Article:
Just to be clear, it’s probably not the fracking that is causing earthquakes in the Mahoning Valley, it’s the brine byproduct being pumped into a separate well, according to a seismologist studying the situation.

    Injection well
    Ohio Department of Natural Resources Director James Zehringer ordered a halt to operations Dec. 30 at a Youngstown Township fluid injection well. The class two injection well is owned and permitted by Northstar Disposal Services LLC, of Youngstown.

    The area surrounding the well has experienced a series of low-level seismic events over the past eight months. While conclusive evidence cannot link the seismic activity to the well, Zehringer is being cautious about the site, according to a department news release.

  11. prokaryotes says:

    Intimidation Campaign Continues – Climate Scientist Targeted Again

    The right wing campaign of fear, surveillance and intimidation against scientists and academics continues.

    I’ve reported on the coordinated national campaign of right wing “think” tanks subverting the Freedom of Information act to surveil the correspondence and intimidate those engaged in what the tea party right considers dangerous and un-american practices – research, thought and speech.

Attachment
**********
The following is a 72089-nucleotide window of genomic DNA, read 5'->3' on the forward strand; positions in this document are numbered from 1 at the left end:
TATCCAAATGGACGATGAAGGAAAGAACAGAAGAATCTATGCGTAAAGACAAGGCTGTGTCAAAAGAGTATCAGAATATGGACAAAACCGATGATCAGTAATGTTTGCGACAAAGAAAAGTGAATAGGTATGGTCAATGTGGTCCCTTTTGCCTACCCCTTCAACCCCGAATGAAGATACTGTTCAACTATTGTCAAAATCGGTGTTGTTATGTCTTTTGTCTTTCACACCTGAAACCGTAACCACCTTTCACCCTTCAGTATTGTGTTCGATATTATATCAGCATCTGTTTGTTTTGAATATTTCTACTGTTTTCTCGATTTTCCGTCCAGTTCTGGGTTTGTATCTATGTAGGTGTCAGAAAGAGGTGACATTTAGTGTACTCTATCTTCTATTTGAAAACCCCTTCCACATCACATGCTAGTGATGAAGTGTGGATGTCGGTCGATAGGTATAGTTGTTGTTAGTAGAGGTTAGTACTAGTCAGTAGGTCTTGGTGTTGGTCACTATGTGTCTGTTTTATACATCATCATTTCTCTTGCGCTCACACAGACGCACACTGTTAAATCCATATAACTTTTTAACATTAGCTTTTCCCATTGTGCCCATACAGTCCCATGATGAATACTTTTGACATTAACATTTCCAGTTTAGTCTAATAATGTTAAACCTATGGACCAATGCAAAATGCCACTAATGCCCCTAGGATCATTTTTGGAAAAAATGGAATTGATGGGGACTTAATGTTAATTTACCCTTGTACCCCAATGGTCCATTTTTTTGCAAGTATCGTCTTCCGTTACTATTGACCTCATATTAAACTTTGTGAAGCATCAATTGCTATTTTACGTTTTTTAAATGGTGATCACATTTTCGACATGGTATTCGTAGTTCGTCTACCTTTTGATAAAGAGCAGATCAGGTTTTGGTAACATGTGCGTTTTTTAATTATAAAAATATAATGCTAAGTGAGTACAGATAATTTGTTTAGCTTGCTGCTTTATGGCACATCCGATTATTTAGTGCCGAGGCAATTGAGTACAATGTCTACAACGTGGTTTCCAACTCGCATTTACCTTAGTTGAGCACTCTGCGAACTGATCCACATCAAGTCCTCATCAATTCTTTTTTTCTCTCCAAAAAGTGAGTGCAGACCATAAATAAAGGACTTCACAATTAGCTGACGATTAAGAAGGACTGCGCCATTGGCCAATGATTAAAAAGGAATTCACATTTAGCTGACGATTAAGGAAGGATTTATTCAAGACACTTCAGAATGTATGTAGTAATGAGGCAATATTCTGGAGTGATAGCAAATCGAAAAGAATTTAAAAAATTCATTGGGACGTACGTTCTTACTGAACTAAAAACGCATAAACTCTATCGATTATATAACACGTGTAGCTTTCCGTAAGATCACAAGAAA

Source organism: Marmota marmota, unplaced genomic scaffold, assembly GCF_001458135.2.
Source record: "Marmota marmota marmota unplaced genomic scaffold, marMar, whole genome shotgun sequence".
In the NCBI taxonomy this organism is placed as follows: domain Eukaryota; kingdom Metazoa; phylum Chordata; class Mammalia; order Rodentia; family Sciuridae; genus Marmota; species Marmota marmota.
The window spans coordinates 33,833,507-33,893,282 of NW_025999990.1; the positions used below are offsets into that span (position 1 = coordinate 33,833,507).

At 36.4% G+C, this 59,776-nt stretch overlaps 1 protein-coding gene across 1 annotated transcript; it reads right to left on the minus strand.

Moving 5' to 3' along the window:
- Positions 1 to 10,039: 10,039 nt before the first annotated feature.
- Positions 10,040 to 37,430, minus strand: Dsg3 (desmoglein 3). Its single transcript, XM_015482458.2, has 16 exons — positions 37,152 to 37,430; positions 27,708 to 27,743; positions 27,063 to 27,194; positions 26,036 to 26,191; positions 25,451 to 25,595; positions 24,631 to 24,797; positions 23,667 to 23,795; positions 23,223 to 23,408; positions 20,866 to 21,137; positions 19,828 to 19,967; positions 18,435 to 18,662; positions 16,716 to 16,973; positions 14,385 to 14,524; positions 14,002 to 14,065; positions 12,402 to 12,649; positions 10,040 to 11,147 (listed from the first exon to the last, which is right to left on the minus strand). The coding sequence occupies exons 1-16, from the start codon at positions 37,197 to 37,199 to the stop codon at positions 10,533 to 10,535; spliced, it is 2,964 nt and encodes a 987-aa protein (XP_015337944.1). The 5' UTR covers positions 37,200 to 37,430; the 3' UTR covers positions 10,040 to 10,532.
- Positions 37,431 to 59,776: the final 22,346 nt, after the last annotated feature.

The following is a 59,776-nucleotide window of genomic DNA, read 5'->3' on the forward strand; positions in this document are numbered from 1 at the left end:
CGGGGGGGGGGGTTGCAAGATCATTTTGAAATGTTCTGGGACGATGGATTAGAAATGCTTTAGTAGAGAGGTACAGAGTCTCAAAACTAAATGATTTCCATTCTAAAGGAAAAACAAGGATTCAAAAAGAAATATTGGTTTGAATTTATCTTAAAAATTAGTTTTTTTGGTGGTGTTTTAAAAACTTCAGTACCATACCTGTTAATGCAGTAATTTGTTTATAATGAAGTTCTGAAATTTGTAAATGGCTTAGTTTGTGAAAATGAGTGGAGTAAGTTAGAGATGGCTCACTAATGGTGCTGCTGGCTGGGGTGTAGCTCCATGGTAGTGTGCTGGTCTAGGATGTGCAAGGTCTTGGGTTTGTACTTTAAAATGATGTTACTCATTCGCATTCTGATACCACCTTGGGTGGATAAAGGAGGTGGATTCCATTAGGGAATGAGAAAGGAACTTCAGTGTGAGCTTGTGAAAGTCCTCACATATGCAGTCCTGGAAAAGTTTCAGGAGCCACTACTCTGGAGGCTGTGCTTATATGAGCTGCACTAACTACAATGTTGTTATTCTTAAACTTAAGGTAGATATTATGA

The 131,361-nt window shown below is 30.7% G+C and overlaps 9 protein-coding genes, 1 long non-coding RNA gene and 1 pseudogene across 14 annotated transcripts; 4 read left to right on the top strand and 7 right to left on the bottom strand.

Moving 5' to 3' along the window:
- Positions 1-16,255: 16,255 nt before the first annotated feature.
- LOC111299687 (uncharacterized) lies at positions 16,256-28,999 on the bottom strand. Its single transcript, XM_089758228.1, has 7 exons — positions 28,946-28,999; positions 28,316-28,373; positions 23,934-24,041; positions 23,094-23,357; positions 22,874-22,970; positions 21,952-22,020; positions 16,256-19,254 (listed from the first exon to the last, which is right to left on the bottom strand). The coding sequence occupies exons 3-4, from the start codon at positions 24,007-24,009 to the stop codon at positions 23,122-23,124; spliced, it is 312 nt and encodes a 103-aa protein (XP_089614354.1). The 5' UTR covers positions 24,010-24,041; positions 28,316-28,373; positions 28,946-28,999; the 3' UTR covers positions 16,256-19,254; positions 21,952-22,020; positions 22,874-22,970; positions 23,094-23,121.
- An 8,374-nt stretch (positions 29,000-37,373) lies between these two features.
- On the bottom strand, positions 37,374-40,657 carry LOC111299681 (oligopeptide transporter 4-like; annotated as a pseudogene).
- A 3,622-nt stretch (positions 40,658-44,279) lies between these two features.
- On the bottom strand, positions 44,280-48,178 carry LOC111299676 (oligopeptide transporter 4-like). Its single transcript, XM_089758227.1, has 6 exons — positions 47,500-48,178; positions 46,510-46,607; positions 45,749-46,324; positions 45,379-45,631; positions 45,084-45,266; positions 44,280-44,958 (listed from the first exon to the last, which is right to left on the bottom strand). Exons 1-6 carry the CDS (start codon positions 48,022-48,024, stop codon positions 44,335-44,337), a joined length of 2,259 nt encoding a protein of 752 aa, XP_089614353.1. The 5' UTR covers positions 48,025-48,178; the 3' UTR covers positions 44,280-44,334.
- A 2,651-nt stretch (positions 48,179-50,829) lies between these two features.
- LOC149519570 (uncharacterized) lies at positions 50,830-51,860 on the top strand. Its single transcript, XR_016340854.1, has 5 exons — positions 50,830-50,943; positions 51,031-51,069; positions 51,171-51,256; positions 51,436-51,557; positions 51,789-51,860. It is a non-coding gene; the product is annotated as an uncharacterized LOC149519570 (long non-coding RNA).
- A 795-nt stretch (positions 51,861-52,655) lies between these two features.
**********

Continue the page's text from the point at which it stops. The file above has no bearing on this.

A number of viewers were struck by the perfectly-gelled-and-almost-perfectly-tanned “think” tank flack and Fox News misinformer, Chris Horner, from this week’s video. Mr. Horner, working with the far right wing “American Traditions Institute”, is now seeking to bully climate scientist and evangelical Christian Katherine Hayhoe.

  12. prokaryotes says:

    Wind Power Roars into 2012

    The (6 minute long) video above is an excerpt from a longer talk by Lester Brown, founder of the Earth Policy Institute, given in late 2011. Brown is the author of Plan B 4.0, the latest in a series of prescriptions for a new, sustainable society.

    The longer talk, highly recommended, is here. I’ll be posting another excerpt, on the coal industry, tomorrow.

    From the American Wind Energy Association: